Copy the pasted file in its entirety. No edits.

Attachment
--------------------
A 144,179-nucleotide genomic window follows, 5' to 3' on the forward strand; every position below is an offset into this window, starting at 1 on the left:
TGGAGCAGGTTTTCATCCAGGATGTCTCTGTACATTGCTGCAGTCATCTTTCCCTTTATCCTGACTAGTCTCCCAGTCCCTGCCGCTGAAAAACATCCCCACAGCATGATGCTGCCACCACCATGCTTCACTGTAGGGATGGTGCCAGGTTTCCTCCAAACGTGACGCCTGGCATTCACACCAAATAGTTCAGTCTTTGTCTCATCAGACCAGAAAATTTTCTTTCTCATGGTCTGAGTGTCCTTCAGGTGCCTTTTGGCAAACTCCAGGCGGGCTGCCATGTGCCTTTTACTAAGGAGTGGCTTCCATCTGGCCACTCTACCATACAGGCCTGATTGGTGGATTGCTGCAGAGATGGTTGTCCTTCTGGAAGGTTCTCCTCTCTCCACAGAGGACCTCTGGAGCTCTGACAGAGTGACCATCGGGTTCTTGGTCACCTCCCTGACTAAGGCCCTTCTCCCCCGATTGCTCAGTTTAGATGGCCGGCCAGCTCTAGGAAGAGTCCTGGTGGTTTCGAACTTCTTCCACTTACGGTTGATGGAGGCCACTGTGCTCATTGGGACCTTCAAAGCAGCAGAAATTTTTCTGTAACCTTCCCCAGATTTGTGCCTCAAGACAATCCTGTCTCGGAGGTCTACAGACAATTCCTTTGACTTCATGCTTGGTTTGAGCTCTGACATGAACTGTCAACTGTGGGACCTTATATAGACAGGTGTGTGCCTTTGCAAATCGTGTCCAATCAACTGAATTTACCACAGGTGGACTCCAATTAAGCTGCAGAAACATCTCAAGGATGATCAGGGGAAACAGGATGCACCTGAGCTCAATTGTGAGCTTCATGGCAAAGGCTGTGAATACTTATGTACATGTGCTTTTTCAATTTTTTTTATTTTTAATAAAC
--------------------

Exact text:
A 144,179-nucleotide genomic window follows, 5' to 3' on the forward strand; every position below is an offset into this window, starting at 1 on the left:
TGGAGCAGGTTTTCATCCAGGATGTCTCTGTACATTGCTGCAGTCATCTTTCCCTTTATCCTGACTAGTCTCCCAGTCCCTGCCGCTGAAAAACATCCCCACAGCATGATGCTGCCACCACCATGCTTCACTGTAGGGATGGTGCCAGGTTTCCTCCAAACGTGACGCCTGGCATTCACACCAAATAGTTCAGTCTTTGTCTCATCAGACCAGAAAATTTTCTTTCTCATGGTCTGAGTGTCCTTCAGGTGCCTTTTGGCAAACTCCAGGCGGGCTGCCATGTGCCTTTTACTAAGGAGTGGCTTCCATCTGGCCACTCTACCATACAGGCCTGATTGGTGGATTGCTGCAGAGATGGTTGTCCTTCTGGAAGGTTCTCCTCTCTCCACAGAGGACCTCTGGAGCTCTGACAGAGTGACCATCGGGTTCTTGGTCACCTCCCTGACTAAGGCCCTTCTCCCCCGATTGCTCAGTTTAGATGGCCGGCCAGCTCTAGGAAGAGTCCTGGTGGTTTCGAACTTCTTCCACTTACGGTTGATGGAGGCCACTGTGCTCATTGGGACCTTCAAAGCAGCAGAAATTTTTCTGTAACCTTCCCCAGATTTGTGCCTCAAGACAATCCTGTCTCGGAGGTCTACAGACAATTCCTTTGACTTCATGCTTGGTTTGAGCTCTGACATGAACTGTCAACTGTGGGACCTTATATAGACAGGTGTGTGCCTTTGCAAATCGTGTCCAATCAACTGAATTTACCACAGGTGGACTCCAATTAAGCTGCAGAAACATCTCAAGGATGATCAGGGGAAACAGGATGCACCTGAGCTCAATTGTGAGCTTCATGGCAAAGGCTGTGAATACTTATGTACATGTGCTTTTTCAATTTTTTTTATTTTTAATAAAC